(2) Since the slip lock-up control subroutine is restarted before the time T reaches the timer value To when the decision at the step 52 or at the step 53 becomes positive, a direct shift from the torque converter mode to the full lock-up mode due to a delay in starting the slip lock-up mode is effectively prevented. Specifically, as shown in FIG. 4, when the throttle valve opening degree is smaller or the vehicle speed is larger, possibility is higher to shift into the full lock-up mode. Accordingly, when the decision at the step 52 or 53 is positive, the shift into the slip lock-up mode is required to prevent the direct shift from the torque converter mode to the full lock-up mode.

(3) The timer value To can be set to an optimum value which is not too long nor too short, by deriving same based on the instantaneous throttle angle, the vehicle speed and the gear position. Accordingly, it is possible to provide a required acceleration response corresponding to the depressing operation of the accelerator pedal, and simultaneously, it is also possible to provide the slip lock-up mode effectively between the torque converter mode and the full lock-up mode to attenuate the shock which is otherwise generated by the direct shift from the torque converter mode to the full lock-up mode.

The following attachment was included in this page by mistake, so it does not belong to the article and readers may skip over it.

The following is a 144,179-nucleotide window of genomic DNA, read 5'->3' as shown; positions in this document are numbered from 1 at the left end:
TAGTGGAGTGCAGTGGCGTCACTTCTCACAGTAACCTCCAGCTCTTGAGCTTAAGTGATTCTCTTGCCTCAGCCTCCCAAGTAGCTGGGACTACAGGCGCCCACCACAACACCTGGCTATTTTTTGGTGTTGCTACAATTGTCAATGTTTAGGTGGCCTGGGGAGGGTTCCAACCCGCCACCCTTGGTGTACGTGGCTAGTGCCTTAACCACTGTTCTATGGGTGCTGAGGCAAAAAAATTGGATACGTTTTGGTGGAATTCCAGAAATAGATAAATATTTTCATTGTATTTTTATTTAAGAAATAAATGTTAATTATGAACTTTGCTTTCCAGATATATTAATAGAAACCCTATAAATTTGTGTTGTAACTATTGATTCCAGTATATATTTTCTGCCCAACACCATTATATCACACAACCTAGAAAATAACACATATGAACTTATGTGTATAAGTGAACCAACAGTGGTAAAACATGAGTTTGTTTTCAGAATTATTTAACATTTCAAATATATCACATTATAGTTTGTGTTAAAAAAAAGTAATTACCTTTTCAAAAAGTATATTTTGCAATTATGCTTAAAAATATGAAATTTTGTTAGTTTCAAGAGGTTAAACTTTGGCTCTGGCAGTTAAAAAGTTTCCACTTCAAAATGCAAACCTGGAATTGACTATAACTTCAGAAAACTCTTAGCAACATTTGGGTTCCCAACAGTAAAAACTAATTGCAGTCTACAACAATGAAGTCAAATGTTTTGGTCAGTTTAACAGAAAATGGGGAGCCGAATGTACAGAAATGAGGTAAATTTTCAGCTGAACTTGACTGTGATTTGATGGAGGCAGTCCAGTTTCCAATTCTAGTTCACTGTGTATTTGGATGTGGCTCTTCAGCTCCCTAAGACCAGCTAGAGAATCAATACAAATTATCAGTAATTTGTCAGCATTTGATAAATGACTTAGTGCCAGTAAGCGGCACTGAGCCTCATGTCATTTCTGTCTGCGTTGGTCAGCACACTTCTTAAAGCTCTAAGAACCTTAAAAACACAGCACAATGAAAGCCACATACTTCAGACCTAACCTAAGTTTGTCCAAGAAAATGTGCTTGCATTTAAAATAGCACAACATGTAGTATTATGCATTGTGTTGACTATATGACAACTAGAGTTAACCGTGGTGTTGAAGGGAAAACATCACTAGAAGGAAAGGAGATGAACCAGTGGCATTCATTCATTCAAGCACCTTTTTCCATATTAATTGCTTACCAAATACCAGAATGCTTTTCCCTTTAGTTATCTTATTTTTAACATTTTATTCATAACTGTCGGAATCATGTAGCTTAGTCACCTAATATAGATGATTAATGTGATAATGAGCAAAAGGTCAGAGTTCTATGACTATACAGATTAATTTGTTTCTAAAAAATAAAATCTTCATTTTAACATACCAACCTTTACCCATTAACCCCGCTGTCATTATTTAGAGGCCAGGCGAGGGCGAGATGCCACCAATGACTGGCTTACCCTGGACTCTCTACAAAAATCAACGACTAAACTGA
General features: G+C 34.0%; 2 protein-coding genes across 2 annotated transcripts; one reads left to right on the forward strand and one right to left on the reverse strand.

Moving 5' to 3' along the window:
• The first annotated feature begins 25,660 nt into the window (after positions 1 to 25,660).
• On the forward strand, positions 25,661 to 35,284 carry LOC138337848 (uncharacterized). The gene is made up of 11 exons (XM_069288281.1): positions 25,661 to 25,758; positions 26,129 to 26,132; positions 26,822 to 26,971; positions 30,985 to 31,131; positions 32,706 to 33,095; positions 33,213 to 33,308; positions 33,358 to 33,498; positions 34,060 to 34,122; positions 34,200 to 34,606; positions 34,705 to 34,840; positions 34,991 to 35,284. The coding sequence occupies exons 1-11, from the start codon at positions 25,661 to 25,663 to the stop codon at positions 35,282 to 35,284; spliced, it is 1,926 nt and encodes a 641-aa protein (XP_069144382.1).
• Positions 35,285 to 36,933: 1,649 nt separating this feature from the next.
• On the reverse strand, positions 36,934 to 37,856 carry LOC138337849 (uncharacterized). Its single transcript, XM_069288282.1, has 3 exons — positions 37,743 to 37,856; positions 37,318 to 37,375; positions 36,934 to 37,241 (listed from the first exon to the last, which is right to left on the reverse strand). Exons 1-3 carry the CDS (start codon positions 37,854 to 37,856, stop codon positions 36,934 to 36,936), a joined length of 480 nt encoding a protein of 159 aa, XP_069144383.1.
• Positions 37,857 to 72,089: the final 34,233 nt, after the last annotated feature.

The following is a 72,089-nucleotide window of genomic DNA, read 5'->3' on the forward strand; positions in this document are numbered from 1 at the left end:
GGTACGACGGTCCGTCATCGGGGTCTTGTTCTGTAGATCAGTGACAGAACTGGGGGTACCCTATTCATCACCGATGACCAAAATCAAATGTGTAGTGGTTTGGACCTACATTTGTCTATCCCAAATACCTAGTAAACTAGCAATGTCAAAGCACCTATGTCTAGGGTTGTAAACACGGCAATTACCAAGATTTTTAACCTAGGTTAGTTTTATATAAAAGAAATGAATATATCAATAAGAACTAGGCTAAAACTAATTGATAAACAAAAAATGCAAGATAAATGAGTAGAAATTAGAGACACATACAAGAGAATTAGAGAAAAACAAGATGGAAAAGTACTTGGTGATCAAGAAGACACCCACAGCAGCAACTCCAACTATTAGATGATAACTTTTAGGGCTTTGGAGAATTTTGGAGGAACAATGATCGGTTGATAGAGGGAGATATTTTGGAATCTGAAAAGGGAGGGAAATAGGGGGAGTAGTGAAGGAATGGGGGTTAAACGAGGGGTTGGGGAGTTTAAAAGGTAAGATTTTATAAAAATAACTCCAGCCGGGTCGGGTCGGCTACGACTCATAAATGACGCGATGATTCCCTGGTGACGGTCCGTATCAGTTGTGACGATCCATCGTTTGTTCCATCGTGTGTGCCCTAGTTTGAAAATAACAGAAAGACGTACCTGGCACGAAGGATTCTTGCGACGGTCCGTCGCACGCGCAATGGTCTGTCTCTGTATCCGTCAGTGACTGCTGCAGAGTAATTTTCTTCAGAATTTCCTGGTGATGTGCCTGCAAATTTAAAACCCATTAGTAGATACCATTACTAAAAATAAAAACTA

It is to be understood that the invention is not to be limited to the preferred embodiment described above, and that various changes and modifications may be made without departing from the spirit and scope of the invention as defined in the appended claims.

For example, the timer value To may be derived solely by the speed of variation in the throttle valve angular position (dTH/dt) indicative of the accelrator operating speed or the vehicular acceleration demand magnitude.

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Referenced by
Citing PatentFiling datePublication dateApplicantTitle
US5213186 *Nov 27, 1991May 25, 1993Toyota Jidosha Kabushiki KaishaControl system and method for automatic transmission
US5251734 *May 8, 1992Oct 12, 1993Chrysler CorporationHydraulic controls for lock-up clutch of a torque converter assembly
US5484354 *Sep 2, 1994Jan 16, 1996General Motors CorporationIn a motor vehicle
US5496233 *Aug 31, 1994Mar 5, 1996Aisin Seiki Kabushiki KaishaControl device and a method for controlling and resetting a lock up hydraulic pressure schedule for subsequent gear shiftings in an automatic transmission
US5590751 *Dec 29, 1993Jan 7, 1997Hyundai Motor CompanyHydraulic control system for automatic transmission
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Classifications
U.S. Classification192/3.29, 192/3.33, 477/180, 477/176, 477/174, 477/169, 192/3.31
International ClassificationF16H61/14
Cooperative ClassificationF16H2061/145, F16H61/143
European ClassificationF16H61/14E